A foodie friend recommended Oklava. Soon after, I booked a table for lunch with said friend and another equally lovely and equally foodie friend. As the day to eat there approached, the hype got bigger. The expectations and the amount of saliva in my mouth grew in equal measure.
As you arrive, you are greeted with a most unassuming welcome. The restaurant is a small room dominated by grey concrete and grey fixtures, glass and metal, with modern and simplistic décor throughout. Very Shoreditch. And in true Shoreditch style this is a thoroughly relaxed place. The partially exposed kitchen giving out that relaxed vibe like none of the other features does.
So far so good. But what about the food? The menu is perfect in size – on the small side but with enough promise to keep you changing your mind about what to order, scared you are missing out on the other delicious dishes your stomach won’t be able to hold. The good news is that between the 3 of us we should be able to cover most of the really interesting ones (however, we will have to come back to eat the others, damn it).
Well, I can only say they had me at the date butter. From then on, the meal was an endless parade of clever dishes and delicious flavours. Food with soul and lots of love.
Let’s go back to the date butter – not even a dish but just a standard couvert option offered to everyone. For the date butter alone (and the amazing Baharat bread, served warm) I would come back here. After a lot of involuntary satisfied murmurs and positive interjections from the 3 of us, we moved on to the dishes we actually chose.
We started with ‘snacks’, the first one was grilled Haloumi with lemon and London honey. The smoky charred flavour and glistening honey elevate the humble haloumi to a level I hadn’t experienced before.
Some almost-healthy-sounding courgette, feta and mint fritters followed and they were creamy and crispy at the same time, both light and moorish. Definitely one to repeat.
A fabulous whipped feta with candied pumpkin on top of chilli crostini came next. What a handsome dish – white creamy feta topped with translucent jewels of sweet pumpkin, with flavours to match. Probably our top choice for ‘snacks’ and also one to repeat.
For ‘mains’ (although this is a tapas/small plates kind of place) we ordered the sour cherry pearl barley with crispy kale, yoghurt, chilli butter and sheep’s cheese. This dish is oh-so-good… Even though most of the ingredients are associated with bland super-foods we eat out of guilt, there is nothing bland about this dish. It was sweet and sour, salty and spicy, creamy and crispy and moist. I forgot I was eating pearl barley with kale and felt like I was eating a feast of forbidden foods. This was also one of the top 3 of dishes for the day.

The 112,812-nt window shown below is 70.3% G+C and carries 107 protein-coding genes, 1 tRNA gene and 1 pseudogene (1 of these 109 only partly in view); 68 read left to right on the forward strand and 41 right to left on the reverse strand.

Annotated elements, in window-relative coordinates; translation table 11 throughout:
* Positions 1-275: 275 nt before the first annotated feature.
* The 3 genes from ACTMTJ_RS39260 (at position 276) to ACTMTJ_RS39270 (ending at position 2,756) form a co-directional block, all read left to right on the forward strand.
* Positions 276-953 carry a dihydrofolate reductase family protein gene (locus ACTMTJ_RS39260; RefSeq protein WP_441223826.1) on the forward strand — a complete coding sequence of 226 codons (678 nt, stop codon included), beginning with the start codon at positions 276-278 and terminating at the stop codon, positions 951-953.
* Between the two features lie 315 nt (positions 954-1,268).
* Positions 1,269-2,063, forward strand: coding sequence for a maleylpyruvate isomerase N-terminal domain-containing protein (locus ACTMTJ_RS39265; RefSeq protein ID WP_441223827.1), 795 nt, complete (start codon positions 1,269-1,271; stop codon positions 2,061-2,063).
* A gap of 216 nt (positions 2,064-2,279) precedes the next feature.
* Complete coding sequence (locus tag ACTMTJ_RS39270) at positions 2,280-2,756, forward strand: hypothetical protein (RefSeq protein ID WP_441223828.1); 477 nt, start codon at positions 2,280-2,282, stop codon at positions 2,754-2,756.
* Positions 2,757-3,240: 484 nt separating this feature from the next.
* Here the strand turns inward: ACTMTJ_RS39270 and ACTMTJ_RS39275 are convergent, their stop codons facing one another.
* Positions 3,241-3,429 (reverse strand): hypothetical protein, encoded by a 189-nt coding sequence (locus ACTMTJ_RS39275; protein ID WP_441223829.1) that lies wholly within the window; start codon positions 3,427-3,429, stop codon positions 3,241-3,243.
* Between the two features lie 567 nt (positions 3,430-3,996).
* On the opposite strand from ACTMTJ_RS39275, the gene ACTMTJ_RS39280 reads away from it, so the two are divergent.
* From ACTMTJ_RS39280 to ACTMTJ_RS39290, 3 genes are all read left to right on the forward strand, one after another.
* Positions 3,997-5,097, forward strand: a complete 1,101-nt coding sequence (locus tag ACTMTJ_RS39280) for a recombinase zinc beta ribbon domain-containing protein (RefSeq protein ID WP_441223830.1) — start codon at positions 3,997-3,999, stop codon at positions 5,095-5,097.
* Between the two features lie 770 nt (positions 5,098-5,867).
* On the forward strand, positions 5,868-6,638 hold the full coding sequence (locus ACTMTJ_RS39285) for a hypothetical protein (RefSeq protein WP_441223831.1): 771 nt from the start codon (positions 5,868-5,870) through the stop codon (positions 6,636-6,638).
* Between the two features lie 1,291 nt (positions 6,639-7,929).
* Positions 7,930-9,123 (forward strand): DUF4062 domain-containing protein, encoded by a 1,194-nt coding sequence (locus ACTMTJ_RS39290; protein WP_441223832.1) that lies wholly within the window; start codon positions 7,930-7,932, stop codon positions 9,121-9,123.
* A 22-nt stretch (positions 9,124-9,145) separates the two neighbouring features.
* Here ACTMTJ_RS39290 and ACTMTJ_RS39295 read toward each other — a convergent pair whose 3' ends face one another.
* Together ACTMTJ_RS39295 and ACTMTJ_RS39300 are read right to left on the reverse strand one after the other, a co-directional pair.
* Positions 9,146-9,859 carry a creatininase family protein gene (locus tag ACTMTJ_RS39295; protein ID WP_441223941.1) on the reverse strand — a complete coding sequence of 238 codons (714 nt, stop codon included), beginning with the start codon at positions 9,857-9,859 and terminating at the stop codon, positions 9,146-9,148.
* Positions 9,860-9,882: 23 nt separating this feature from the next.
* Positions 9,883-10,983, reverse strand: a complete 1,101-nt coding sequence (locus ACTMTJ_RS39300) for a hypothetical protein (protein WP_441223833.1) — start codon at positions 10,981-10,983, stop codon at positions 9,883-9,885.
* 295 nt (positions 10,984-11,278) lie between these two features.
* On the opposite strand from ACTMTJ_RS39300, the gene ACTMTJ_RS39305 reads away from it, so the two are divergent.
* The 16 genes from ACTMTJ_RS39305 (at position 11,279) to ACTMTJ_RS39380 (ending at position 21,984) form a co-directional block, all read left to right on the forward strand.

Another huge surprise was the chilli roast cauliflower. A humble not-so-hot vegetable that managed to make it to the top of the leaderboard. The smoky and buttery flavours contrasted beautifully with the freshness of the vinaigrette and red onions and the nuttiness of the pistachios. A little crunch ensured the perfect texture. Who knew cauliflower could provoque such pleasurable sensations?
I then spotted the word ‘octopus’ in the menu. If you read my blog posts you probably know by now that octopus would be my death row meal, should I ever indulge in capital punishment crime. So I couldn’t resist the braised octopus flatbread with ricotta, honey, olives, pickled caper shoots and thyme. This was delicious and quite substantial, so if you are looking to fill your boots with one dish, then this could be it. I really liked the dish but have to admit I have eaten better octopus in Portugal, but that is not necessarily a derogatory comment for Oklava’s octopus, just that my standards for octopus are very high (some of the best octopus I’ve had was here).
Another favourite for the day was the crab and green chilli Gözleme and cheese fondue that was a kind of stuffed chapati, wonderfully crispy and buttery. I know cheese and crab sounds like a strange combination and although the restaurant calls it a fondue, I would say it’s more like a cheese sauce. The combination really works.
We also tried the short rib flatbread, which was also lovely and the crispy pomegranate-glazed lamb breast, which was also very nice.
Yes I know, we sound like gluttonous beasts… no shame there I guarantee you. And yes, we could barely walk and had no space for dessert (definitely need another visit!). And we rolled into work with the mental capacity of a goat. I feel not a hint of regret. If anything, I left feeling slightly annoyed that I work so close to this place and hadn’t tried it before. I will be back and it will be soon.
This is what I call a 5 stars place. It is 5 stars not because it produces Michelin-starred food or it houses Damien Hirt’s art suspended from the ceiling, nor it is housed in a 5-star hotel. It is 5 stars because it delivers 5-star quality food in tandem with what it promises to deliver. It is meant to deliver delicious carefully-crafted Turkish food and does exactly that. Not more, not less. Furthermore, it is honest both with respect to what it offers and how much it charges. It is what I call a ‘well worth it’ £50 meal (for one, with wine), and one of the best I have had recently.
Where: Shoreditch, London
Cuisine: Turkish, small plates
Occasion: Lunch or dinner
Price: On the pricey side but good value
Rating: 5 stars
Would I go again? Yes, already booked